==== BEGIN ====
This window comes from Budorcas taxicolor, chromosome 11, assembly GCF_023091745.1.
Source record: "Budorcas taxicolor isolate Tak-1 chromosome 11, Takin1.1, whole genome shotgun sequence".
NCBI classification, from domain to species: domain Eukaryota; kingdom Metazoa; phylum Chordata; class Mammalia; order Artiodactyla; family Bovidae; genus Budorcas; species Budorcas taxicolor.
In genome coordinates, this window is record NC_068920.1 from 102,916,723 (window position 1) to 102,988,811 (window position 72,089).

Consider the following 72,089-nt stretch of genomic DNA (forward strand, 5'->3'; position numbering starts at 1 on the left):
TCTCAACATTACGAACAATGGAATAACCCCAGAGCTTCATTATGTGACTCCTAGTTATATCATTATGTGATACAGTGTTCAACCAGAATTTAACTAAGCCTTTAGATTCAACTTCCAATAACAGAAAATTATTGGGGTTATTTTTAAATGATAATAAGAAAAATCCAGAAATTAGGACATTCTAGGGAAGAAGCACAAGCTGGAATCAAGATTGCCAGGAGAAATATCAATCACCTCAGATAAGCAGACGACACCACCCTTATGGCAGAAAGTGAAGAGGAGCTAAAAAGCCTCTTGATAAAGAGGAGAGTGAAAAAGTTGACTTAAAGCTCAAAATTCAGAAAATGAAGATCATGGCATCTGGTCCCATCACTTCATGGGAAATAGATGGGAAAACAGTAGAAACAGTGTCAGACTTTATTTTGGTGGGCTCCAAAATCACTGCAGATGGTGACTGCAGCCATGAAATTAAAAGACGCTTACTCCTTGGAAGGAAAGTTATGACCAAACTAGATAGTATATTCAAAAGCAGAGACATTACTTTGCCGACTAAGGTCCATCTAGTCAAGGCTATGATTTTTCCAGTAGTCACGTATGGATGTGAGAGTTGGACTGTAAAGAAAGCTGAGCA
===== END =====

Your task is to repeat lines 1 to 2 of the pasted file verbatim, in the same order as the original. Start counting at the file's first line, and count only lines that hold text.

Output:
This window comes from Budorcas taxicolor, chromosome 11, assembly GCF_023091745.1.
Source record: "Budorcas taxicolor isolate Tak-1 chromosome 11, Takin1.1, whole genome shotgun sequence".